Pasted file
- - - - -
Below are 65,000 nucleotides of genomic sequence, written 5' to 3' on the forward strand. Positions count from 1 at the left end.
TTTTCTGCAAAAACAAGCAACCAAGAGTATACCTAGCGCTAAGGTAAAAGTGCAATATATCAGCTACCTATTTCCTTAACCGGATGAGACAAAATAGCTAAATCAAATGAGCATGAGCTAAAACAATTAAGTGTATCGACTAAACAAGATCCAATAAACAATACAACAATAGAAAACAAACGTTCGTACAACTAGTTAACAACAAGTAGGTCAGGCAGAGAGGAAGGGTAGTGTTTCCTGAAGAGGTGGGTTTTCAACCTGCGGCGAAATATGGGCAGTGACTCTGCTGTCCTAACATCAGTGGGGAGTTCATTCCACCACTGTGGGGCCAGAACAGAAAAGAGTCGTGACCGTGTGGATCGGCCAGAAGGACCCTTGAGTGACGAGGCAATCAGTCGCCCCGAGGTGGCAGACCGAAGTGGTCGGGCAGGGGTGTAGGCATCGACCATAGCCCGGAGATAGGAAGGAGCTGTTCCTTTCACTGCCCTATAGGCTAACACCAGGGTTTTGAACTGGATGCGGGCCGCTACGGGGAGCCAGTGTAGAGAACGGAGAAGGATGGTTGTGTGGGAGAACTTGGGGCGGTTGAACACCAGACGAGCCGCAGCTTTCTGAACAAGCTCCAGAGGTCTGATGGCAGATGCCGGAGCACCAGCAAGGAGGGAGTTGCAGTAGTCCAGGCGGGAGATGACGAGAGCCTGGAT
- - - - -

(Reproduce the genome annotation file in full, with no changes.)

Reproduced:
Below are 65,000 nucleotides of genomic sequence, written 5' to 3' on the forward strand. Positions count from 1 at the left end.
TTTTCTGCAAAAACAAGCAACCAAGAGTATACCTAGCGCTAAGGTAAAAGTGCAATATATCAGCTACCTATTTCCTTAACCGGATGAGACAAAATAGCTAAATCAAATGAGCATGAGCTAAAACAATTAAGTGTATCGACTAAACAAGATCCAATAAACAATACAACAATAGAAAACAAACGTTCGTACAACTAGTTAACAACAAGTAGGTCAGGCAGAGAGGAAGGGTAGTGTTTCCTGAAGAGGTGGGTTTTCAACCTGCGGCGAAATATGGGCAGTGACTCTGCTGTCCTAACATCAGTGGGGAGTTCATTCCACCACTGTGGGGCCAGAACAGAAAAGAGTCGTGACCGTGTGGATCGGCCAGAAGGACCCTTGAGTGACGAGGCAATCAGTCGCCCCGAGGTGGCAGACCGAAGTGGTCGGGCAGGGGTGTAGGCATCGACCATAGCCCGGAGATAGGAAGGAGCTGTTCCTTTCACTGCCCTATAGGCTAACACCAGGGTTTTGAACTGGATGCGGGCCGCTACGGGGAGCCAGTGTAGAGAACGGAGAAGGATGGTTGTGTGGGAGAACTTGGGGCGGTTGAACACCAGACGAGCCGCAGCTTTCTGAACAAGCTCCAGAGGTCTGATGGCAGATGCCGGAGCACCAGCAAGGAGGGAGTTGCAGTAGTCCAGGCGGGAGATGACGAGAGCCTGGAT